Within the European Union (EU), the number of employed people is still lower than it used to be before the 2008 crisis by 2.2 million workers.3 Specifically, talking about the Italian situation, the occupational rate shows an overall fall of 2.3% in 2008, whereas the occupational rate among the youth population (15-34 years old) is still 16.5% below the EU average rate.3 Data describe a growth of short-term workers within the total employed population in the EU, increasing from 17.5% to 19.6%, between 2008 and 2015.3 Moreover, about 50% of short-term contracts last less than one year and only 20% of them last at least 12 months.3 This trend is more common among the young workers population. Among workers aged 20 to 24, the rate of short-term employees has risen from 19.4% to 45.6% among the men population and from 26.1% to 49.5% among women. We can also see an increase for men and women aged 25 to 29 and 30 to 34 years old.3

The role played by occupation as a health determinant is well known, but the need of a better comprehension of the job insecurity has also emerged. Many studies assessed the spatial and temporal work's flexibility impact on health. However, the evidence on this possible association is not consistent. A meta-analysis considering 27 studies4 has demonstrated the existence of an association between short-term jobs and poor mental health. This association seems to be stronger when the insecurity grows, and it changes according to gender and social background. There are also other studies which not only underline the associations between short-term contracts and poor psychological outcomes, but do also prove a causal connection between them.5–8 At the same time the literature present a variety of results9–11 that could be related to the variety of outcomes assessed in these papers. Other studies show how lower income,12 reduced access to benefits and poorer future perspectives13–15 or gender16 can affect the association. The results are not easily generalized, because each country has its own welfare system, providing different plans of assistance to its citizens. In light of this, it seems to be clear that job insecurity needs to be better assessed as a social determinant of health. Our research aimed to explore the job insecurity as a possible risk factor for poor mental health, alcohol and drugs abuse and smoking habit in the Southern Europe context. This pilot study was used to identify the key points and possibly relevant aspects that can help this assessment.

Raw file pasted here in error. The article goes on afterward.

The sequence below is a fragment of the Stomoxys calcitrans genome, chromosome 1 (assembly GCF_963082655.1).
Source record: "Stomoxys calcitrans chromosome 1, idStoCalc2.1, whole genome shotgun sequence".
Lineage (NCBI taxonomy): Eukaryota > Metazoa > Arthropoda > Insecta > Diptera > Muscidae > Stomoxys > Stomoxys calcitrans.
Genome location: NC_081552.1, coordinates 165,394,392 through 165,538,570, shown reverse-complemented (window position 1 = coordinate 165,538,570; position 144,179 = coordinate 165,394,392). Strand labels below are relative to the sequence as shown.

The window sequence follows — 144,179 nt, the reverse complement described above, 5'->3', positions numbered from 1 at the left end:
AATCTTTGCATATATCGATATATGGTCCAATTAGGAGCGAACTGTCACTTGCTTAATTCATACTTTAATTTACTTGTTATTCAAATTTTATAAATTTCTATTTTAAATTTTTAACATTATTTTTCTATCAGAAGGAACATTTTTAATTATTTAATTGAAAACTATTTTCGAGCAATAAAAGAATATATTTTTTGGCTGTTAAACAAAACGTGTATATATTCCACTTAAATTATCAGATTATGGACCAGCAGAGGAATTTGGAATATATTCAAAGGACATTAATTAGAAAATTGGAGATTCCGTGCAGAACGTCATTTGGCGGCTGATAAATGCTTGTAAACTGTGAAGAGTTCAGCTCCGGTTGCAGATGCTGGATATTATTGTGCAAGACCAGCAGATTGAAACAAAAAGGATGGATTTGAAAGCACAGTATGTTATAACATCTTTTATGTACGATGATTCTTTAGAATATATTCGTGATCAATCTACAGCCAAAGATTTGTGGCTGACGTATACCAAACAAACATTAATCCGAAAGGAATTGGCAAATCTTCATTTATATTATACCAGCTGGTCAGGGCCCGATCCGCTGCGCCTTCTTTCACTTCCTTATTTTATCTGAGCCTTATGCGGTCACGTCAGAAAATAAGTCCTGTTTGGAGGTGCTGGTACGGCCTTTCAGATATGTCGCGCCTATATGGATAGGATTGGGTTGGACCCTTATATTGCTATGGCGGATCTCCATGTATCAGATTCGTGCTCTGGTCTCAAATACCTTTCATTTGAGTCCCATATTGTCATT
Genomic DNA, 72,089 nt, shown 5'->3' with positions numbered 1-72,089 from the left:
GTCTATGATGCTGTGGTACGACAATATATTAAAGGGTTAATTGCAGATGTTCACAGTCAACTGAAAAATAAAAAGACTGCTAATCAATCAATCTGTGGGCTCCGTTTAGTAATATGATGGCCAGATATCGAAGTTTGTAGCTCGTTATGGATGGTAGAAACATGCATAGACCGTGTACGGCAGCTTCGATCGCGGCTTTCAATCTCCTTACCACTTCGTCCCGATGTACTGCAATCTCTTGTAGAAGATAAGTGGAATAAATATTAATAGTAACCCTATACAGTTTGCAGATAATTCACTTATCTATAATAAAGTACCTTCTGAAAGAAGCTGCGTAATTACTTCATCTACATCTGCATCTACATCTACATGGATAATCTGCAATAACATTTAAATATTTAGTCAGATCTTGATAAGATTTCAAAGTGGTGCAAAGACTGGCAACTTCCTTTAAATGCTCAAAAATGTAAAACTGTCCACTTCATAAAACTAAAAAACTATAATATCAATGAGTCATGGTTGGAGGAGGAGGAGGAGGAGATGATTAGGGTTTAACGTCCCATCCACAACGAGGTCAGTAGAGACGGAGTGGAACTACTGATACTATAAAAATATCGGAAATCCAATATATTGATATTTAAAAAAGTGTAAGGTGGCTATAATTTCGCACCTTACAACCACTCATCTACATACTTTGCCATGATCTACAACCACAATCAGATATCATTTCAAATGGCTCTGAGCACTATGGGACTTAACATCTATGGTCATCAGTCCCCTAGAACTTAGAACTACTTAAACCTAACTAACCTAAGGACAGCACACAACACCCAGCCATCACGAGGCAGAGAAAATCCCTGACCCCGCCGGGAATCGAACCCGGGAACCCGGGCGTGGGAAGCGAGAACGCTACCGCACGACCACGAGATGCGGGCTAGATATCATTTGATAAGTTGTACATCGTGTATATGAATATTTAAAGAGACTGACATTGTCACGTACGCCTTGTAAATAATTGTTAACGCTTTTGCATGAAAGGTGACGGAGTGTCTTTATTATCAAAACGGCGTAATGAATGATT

The team performed a cross-sectional pilot study in the city of Torino, Italy. STROBE guideline for observational studies was used for reporting.17 The participants (18-40 years old) were enrolled by using a convenience sample, recruited in public recreational areas, like concerts club and bars, between April and June 2016. The participants were informed about the study and signed the informed consent. Two researchers performed direct personal interviews. Each interview lasted around 20minutes. Different Italian translated evaluation scales were used to evaluate the presence of mental health problems, drug and alcohol abuse and tobacco addiction.

Sample size calculation

The sample size has been defined according to demographic data for population aged between 18 and 40 living in Torino.18 The total number of people who fits these characteristics is 224.767. Our sample size was calculated using both the expected frequency of 45.6% of young men with a temporary job and the expected frequency of 49.5% of young women with a temporary job.3 The sample size calculation gave us a result of 380 interviews to be performed according to the frequency of temporary job in men, and 386 interviews to be performed according to female ones. In order to be conservative, we planned to enrol 500 subjects. The sample size has been calculated using EpiInfo software.

Questionnaires and scales